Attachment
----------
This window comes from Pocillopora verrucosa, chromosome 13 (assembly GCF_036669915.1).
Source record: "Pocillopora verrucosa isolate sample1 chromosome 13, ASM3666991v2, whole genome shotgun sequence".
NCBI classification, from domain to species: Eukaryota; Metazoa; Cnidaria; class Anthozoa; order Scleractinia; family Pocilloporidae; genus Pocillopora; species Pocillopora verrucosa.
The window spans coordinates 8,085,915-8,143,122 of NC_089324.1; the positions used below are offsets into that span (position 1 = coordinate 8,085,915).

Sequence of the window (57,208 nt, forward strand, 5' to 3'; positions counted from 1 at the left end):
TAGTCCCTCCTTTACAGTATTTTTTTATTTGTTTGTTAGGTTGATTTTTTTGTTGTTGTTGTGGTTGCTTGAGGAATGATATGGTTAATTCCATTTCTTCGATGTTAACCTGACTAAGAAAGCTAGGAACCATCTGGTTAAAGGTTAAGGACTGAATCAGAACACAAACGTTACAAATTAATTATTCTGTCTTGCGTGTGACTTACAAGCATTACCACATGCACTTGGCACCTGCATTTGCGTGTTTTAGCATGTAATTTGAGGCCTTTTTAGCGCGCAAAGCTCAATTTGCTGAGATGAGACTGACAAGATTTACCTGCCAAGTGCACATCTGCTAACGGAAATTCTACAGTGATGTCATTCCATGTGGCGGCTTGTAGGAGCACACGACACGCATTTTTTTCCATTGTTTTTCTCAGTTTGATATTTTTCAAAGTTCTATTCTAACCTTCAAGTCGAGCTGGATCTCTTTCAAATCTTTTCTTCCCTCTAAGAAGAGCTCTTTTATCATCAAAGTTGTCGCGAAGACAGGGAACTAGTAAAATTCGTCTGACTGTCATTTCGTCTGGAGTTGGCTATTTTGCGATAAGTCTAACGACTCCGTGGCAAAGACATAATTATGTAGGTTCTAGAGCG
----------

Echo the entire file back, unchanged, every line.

This window comes from Pocillopora verrucosa, chromosome 13 (assembly GCF_036669915.1).
Source record: "Pocillopora verrucosa isolate sample1 chromosome 13, ASM3666991v2, whole genome shotgun sequence".
NCBI classification, from domain to species: Eukaryota; Metazoa; Cnidaria; class Anthozoa; order Scleractinia; family Pocilloporidae; genus Pocillopora; species Pocillopora verrucosa.
The window spans coordinates 8,085,915-8,143,122 of NC_089324.1; the positions used below are offsets into that span (position 1 = coordinate 8,085,915).

Sequence of the window (57,208 nt, forward strand, 5' to 3'; positions counted from 1 at the left end):
TAGTCCCTCCTTTACAGTATTTTTTTATTTGTTTGTTAGGTTGATTTTTTTGTTGTTGTTGTGGTTGCTTGAGGAATGATATGGTTAATTCCATTTCTTCGATGTTAACCTGACTAAGAAAGCTAGGAACCATCTGGTTAAAGGTTAAGGACTGAATCAGAACACAAACGTTACAAATTAATTATTCTGTCTTGCGTGTGACTTACAAGCATTACCACATGCACTTGGCACCTGCATTTGCGTGTTTTAGCATGTAATTTGAGGCCTTTTTAGCGCGCAAAGCTCAATTTGCTGAGATGAGACTGACAAGATTTACCTGCCAAGTGCACATCTGCTAACGGAAATTCTACAGTGATGTCATTCCATGTGGCGGCTTGTAGGAGCACACGACACGCATTTTTTTCCATTGTTTTTCTCAGTTTGATATTTTTCAAAGTTCTATTCTAACCTTCAAGTCGAGCTGGATCTCTTTCAAATCTTTTCTTCCCTCTAAGAAGAGCTCTTTTATCATCAAAGTTGTCGCGAAGACAGGGAACTAGTAAAATTCGTCTGACTGTCATTTCGTCTGGAGTTGGCTATTTTGCGATAAGTCTAACGACTCCGTGGCAAAGACATAATTATGTAGGTTCTAGAGCG